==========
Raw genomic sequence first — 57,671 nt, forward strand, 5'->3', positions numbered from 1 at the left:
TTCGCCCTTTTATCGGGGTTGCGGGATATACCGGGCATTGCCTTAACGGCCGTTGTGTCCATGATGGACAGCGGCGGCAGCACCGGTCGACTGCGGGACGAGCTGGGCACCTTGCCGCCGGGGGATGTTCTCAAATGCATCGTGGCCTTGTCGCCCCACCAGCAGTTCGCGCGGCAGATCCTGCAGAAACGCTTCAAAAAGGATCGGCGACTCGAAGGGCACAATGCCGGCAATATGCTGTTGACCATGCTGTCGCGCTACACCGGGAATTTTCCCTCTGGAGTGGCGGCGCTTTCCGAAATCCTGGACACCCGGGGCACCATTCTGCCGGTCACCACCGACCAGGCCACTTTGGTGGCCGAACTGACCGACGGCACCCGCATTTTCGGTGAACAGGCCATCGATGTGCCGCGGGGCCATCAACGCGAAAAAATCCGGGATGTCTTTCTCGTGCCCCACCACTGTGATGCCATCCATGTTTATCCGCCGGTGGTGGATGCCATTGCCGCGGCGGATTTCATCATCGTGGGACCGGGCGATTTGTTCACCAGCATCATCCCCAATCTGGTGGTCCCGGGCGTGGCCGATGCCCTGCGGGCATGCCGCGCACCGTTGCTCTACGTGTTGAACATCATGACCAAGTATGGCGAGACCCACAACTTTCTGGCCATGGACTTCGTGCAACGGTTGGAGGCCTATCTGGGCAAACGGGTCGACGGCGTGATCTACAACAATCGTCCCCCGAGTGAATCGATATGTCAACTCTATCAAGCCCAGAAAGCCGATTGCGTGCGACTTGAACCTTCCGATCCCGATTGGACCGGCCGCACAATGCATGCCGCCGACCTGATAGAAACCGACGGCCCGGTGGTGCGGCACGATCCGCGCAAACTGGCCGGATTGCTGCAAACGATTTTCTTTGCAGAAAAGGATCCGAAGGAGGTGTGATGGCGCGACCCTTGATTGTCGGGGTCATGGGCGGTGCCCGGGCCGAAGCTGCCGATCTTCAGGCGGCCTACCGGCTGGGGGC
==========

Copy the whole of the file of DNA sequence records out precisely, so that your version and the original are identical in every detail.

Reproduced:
Raw genomic sequence first — 57,671 nt, forward strand, 5'->3', positions numbered from 1 at the left:
TTCGCCCTTTTATCGGGGTTGCGGGATATACCGGGCATTGCCTTAACGGCCGTTGTGTCCATGATGGACAGCGGCGGCAGCACCGGTCGACTGCGGGACGAGCTGGGCACCTTGCCGCCGGGGGATGTTCTCAAATGCATCGTGGCCTTGTCGCCCCACCAGCAGTTCGCGCGGCAGATCCTGCAGAAACGCTTCAAAAAGGATCGGCGACTCGAAGGGCACAATGCCGGCAATATGCTGTTGACCATGCTGTCGCGCTACACCGGGAATTTTCCCTCTGGAGTGGCGGCGCTTTCCGAAATCCTGGACACCCGGGGCACCATTCTGCCGGTCACCACCGACCAGGCCACTTTGGTGGCCGAACTGACCGACGGCACCCGCATTTTCGGTGAACAGGCCATCGATGTGCCGCGGGGCCATCAACGCGAAAAAATCCGGGATGTCTTTCTCGTGCCCCACCACTGTGATGCCATCCATGTTTATCCGCCGGTGGTGGATGCCATTGCCGCGGCGGATTTCATCATCGTGGGACCGGGCGATTTGTTCACCAGCATCATCCCCAATCTGGTGGTCCCGGGCGTGGCCGATGCCCTGCGGGCATGCCGCGCACCGTTGCTCTACGTGTTGAACATCATGACCAAGTATGGCGAGACCCACAACTTTCTGGCCATGGACTTCGTGCAACGGTTGGAGGCCTATCTGGGCAAACGGGTCGACGGCGTGATCTACAACAATCGTCCCCCGAGTGAATCGATATGTCAACTCTATCAAGCCCAGAAAGCCGATTGCGTGCGACTTGAACCTTCCGATCCCGATTGGACCGGCCGCACAATGCATGCCGCCGACCTGATAGAAACCGACGGCCCGGTGGTGCGGCACGATCCGCGCAAACTGGCCGGATTGCTGCAAACGATTTTCTTTGCAGAAAAGGATCCGAAGGAGGTGTGATGGCGCGACCCTTGATTGTCGGGGTCATGGGCGGTGCCCGGGCCGAAGCTGCCGATCTTCAGGCGGCCTACCGGCTGGGGGC